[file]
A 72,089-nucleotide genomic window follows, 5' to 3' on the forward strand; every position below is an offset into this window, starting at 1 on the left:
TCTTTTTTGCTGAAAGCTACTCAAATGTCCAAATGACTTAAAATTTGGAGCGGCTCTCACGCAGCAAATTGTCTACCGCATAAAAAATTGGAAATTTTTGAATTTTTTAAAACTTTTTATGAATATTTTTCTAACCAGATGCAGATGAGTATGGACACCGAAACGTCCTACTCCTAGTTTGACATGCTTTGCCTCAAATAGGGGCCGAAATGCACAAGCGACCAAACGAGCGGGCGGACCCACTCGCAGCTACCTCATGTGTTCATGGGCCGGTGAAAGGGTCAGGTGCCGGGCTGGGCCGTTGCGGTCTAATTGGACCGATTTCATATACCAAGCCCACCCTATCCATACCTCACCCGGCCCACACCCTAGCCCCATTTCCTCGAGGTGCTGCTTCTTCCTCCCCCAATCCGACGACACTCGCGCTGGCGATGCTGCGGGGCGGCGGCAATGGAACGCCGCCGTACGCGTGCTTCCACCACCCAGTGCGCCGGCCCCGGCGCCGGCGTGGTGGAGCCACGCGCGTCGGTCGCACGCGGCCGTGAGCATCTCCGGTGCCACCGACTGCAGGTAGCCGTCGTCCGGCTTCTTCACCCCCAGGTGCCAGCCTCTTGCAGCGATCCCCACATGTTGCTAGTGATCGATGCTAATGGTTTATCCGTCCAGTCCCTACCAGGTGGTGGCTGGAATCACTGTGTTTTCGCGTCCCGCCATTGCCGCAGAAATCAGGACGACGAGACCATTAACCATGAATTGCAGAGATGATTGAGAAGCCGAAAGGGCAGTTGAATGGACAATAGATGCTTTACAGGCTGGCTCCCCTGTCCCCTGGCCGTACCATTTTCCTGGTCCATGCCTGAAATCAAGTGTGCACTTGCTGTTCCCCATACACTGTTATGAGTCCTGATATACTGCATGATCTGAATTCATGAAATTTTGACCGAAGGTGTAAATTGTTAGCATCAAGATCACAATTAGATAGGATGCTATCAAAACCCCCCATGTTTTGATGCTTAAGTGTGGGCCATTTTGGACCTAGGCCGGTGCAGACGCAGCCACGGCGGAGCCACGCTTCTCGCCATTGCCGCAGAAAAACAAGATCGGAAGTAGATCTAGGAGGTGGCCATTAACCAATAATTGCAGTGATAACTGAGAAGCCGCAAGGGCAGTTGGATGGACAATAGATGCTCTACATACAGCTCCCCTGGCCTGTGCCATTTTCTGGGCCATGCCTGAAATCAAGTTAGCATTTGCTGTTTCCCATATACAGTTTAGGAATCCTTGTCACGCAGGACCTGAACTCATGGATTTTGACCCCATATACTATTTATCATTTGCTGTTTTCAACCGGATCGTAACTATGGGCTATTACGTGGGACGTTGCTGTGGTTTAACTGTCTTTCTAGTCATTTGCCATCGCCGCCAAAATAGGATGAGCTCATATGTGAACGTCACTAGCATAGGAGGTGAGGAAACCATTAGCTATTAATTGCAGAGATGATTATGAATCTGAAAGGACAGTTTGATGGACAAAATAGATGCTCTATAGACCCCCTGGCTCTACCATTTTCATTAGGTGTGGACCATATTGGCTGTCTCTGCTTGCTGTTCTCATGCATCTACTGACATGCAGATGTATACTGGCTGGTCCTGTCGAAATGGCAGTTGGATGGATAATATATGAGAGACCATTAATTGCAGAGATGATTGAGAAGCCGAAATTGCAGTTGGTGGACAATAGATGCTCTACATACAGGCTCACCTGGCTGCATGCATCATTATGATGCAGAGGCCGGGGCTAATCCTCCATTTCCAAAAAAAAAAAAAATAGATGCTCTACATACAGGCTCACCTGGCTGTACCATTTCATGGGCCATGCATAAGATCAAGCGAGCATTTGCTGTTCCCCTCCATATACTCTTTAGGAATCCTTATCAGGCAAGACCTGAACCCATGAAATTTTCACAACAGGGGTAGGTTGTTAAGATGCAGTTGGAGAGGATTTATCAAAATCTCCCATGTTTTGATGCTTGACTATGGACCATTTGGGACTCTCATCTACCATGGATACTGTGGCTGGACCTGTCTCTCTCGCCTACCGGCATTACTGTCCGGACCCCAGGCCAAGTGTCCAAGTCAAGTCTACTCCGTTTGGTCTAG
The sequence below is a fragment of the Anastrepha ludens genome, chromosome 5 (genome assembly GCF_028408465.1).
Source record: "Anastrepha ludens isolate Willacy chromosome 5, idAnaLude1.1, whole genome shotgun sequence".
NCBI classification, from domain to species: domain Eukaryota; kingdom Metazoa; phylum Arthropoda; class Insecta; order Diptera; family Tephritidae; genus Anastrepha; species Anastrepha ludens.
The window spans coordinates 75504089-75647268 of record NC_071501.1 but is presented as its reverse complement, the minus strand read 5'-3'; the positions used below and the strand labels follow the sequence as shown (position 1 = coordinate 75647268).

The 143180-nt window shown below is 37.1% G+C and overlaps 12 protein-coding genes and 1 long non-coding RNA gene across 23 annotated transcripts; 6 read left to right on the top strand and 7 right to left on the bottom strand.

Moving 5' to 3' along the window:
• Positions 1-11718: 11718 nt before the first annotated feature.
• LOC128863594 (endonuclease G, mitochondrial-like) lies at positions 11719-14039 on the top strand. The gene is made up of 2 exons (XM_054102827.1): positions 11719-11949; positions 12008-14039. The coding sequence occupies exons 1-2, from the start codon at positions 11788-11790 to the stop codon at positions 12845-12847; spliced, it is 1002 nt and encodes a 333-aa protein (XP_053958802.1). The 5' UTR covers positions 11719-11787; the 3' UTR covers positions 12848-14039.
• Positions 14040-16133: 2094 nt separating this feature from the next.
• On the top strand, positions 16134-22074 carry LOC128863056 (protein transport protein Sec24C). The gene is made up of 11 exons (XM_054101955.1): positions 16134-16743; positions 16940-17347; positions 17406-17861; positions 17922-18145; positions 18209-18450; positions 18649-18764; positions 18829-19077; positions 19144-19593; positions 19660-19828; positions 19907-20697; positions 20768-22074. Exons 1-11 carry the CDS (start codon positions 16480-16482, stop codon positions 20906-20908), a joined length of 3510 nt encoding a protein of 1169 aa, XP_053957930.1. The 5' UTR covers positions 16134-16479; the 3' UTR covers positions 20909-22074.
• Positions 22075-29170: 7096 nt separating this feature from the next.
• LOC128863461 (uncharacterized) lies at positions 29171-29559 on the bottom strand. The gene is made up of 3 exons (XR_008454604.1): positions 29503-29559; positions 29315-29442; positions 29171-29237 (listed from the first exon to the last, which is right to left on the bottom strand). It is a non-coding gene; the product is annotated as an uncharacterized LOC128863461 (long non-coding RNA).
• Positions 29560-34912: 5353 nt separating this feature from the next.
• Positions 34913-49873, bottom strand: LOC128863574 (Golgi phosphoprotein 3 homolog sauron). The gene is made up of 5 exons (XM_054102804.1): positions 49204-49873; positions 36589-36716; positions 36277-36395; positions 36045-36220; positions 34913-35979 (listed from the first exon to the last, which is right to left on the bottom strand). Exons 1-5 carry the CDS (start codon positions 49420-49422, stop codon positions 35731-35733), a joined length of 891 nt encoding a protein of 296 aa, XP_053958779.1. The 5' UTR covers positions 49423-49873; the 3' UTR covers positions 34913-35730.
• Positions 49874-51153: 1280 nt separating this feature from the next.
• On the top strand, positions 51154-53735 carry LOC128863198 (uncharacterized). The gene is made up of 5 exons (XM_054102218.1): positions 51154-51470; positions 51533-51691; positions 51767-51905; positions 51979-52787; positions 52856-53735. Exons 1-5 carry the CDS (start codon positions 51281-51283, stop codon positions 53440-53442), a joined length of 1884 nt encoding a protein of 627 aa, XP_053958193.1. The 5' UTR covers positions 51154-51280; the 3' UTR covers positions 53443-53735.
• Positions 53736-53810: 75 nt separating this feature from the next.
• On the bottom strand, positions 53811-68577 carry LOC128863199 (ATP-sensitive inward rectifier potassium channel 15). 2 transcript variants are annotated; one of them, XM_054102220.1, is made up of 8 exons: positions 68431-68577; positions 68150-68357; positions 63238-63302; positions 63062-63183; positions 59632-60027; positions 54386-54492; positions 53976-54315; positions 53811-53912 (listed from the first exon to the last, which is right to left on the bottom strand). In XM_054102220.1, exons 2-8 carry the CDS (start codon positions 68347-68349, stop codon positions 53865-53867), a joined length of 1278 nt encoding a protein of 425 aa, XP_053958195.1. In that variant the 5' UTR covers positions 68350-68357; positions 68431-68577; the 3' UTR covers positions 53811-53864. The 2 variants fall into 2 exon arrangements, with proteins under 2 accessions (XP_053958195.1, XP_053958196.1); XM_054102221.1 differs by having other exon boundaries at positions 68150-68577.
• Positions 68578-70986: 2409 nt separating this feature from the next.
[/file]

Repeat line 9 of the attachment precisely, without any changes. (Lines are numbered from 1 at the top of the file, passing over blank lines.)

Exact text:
• Positions 1-11718: 11718 nt before the first annotated feature.